Checkers vs. Chess: Why Candidates Play The Wrong Interview Game

May 4, 2010

I often join my clients when they conduct candidate interviews. I moderate, participate, listen and learn. They are fascinating glimpses into how candidates and companies alike play the complex game of talent acquisition and movement. Each time, without exception, I observe competent candidates eliminated from contention, not because they are less qualified than the others, but because they misunderstand the very nature of the contest itself. As a result, they come unequipped to win. 

If they prepare at all, most candidates approach a first interview as a personal training exercise. They read self-help, career development or interviewing books, consult friends, perhaps hire a coach and practice their approach to answering questions in front of a mirror. They focus on getting into shape for the interview contest to follow. In essence, they train to become lean, mean answering machines. But rather than being simple question and answer tests, interviews are actually games of strategy and skill with multiple players including the other candidates and the hiring company itself. All play critical roles, and each can profoundly affect the outcome of the contest itself. Preparing for an interview without considering all of the pieces on the board is tantamount to mastering checkers in preparation for a game of chess. It is a nice try, a limited approximation, but one certain to lose to the player who has prepared for the right game.

To illustrate, I recently conducted a search for the CEO of a small electronics manufacturer. I presented the client with three short-listed candidates, each well-qualified and interested in the role. The client interviewed all three over the course of a single day. The first two candidates answered all of the questions, lobbed one or two clarifying inquiries of their own, and before wrapping up reiterated their interest in further discussions. When I debriefed with each candidate afterwards, both said they remained intrigued, and indicated that if selected for further interviews, would have many more questions to ask as part of their own due diligence.

The third candidate answered all of the questions and then pulled-out a document from his briefcase which he handed to the client. The document was an analysis of the client organization, its markets, competitors, culture, people and reputation. Building on his assessment of the firm’s current state, the candidate then provided an overview of how he might move the firm forward, if entrusted with its leadership. He even went so far as to make suggestions to improve several minor aspects of the business, including the firm’s branding and logo. It was a gutsy move for if his analysis was shoddy or his conclusions misguided he would jeopardize his entire candidacy. But if he was right, it was game over for the other candidates. He eventually got the job.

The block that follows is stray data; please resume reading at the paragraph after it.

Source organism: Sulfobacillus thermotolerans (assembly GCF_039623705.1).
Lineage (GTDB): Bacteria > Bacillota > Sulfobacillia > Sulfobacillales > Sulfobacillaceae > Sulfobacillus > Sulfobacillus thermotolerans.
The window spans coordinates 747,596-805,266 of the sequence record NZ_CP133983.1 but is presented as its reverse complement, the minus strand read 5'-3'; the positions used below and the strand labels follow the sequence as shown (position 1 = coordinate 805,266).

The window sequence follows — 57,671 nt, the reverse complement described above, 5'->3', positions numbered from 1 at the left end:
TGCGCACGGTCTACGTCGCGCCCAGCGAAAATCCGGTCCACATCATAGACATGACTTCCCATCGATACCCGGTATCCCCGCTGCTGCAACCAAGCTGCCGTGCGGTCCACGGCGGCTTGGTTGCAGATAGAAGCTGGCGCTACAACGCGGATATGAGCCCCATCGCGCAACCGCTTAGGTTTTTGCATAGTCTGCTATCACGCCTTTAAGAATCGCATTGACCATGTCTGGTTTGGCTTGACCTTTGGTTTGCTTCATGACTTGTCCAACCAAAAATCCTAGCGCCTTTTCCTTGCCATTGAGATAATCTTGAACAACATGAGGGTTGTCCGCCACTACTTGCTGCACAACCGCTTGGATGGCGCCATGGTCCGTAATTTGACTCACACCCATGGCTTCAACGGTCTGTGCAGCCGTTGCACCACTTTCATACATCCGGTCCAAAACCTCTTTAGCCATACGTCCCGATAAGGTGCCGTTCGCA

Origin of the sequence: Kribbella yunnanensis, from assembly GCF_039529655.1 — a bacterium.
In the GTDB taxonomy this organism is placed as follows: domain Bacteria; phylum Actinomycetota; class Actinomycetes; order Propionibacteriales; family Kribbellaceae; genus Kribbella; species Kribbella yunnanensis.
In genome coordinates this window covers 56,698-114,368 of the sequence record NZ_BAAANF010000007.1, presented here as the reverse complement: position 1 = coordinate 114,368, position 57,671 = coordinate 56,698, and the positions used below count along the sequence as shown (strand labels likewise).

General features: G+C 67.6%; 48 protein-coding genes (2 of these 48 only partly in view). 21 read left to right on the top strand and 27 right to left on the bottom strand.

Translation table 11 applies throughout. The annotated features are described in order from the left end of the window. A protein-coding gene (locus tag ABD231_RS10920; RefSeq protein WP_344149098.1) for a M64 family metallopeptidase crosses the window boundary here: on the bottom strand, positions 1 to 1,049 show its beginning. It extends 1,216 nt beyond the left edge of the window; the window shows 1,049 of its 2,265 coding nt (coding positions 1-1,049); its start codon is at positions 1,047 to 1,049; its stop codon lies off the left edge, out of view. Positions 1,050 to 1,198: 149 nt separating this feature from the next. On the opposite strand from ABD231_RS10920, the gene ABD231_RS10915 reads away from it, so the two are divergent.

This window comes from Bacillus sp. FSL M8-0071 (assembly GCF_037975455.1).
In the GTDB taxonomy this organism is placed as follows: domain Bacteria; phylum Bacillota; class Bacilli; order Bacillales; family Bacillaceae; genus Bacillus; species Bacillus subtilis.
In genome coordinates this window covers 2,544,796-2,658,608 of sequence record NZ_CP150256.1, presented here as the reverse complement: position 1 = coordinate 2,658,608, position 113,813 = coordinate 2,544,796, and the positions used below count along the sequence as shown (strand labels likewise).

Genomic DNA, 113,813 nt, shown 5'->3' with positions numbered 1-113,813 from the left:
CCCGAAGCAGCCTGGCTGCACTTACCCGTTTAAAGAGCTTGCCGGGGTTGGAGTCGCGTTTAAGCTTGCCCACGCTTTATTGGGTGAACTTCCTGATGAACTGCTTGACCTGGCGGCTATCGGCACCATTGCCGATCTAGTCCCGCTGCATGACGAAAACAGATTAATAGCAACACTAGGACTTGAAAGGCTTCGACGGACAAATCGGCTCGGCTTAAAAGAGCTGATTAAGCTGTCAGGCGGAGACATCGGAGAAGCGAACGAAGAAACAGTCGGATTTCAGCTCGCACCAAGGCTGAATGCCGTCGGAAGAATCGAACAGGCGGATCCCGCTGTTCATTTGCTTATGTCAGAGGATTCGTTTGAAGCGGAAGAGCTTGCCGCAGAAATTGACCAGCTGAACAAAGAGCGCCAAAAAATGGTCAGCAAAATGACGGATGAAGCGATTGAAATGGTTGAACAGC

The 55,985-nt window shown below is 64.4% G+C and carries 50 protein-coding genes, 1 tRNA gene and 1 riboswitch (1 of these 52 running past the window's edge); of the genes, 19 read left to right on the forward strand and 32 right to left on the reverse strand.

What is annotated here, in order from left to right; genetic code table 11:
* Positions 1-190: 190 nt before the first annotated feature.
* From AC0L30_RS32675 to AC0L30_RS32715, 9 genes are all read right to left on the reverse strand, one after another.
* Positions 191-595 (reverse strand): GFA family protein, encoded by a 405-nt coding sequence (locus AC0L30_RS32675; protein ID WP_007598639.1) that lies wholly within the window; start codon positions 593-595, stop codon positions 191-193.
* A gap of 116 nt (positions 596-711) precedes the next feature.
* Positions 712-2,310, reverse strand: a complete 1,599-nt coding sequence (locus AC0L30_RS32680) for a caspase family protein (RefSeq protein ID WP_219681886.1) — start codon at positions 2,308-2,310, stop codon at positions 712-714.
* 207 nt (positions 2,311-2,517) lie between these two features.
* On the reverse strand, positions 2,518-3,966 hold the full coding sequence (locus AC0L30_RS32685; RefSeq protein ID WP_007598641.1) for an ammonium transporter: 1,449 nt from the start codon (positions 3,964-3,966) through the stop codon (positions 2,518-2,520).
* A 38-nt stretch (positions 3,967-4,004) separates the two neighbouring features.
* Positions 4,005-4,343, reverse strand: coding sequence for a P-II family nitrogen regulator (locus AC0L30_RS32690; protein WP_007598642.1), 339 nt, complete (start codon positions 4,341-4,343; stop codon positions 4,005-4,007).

If I have done my job as a headhunter, the hiring organization will have a slate of equally competent candidates. Selecting the ‘right’ one from that mix should be difficult for my client. In such a context, it is naïve for candidates to believe that victory will go to the contestant who does the best job answering questions. In fact, it is often the candidate who asks the best, most insightful questions who wins the day. It is the candidate who shows the most interest and who takes the time to do their homework that sticks out from the crowd. Not incidentally, it is also these well-prepared candidates who are least likely to select the wrong company and job for themselves in the process.

One final thing….. in the above illustration, the winning candidate called me a week before his interview and asked if I would be willing to handicap his chances of success relative to the other candidates. Without divulging specifics, I described my read on the relative strengths of the three candidates. I also let him know that given my understanding of the client’s weighting of the various requirements that he might be in for a tough fight given his relative lack of specific industry experience. Thus forewarned about his competition, the candidate was able to forearm himself. By preparing a veritable business plan, the candidate cleverly removed any question of his ability to understand and adapt to the industry in question, while giving evidence of his analytical capabilities, data-gathering abilities, detail-orientation, judgment, pro-activity and hunger for the position.  He impressively snatched victory from the jaws of a likely third place finish.

If you really want to improve the odds of doing well in that upcoming interview, think chess not checkers. Do your homework, do it well and do it sooner rather than later. 

About Author

Robert Hebert, PhD is Managing Partner of Toronto-based executive search firm StoneWood Group Inc. He can be reached @ rhebert@stonewoodgroup.com or at 416.365.9494x777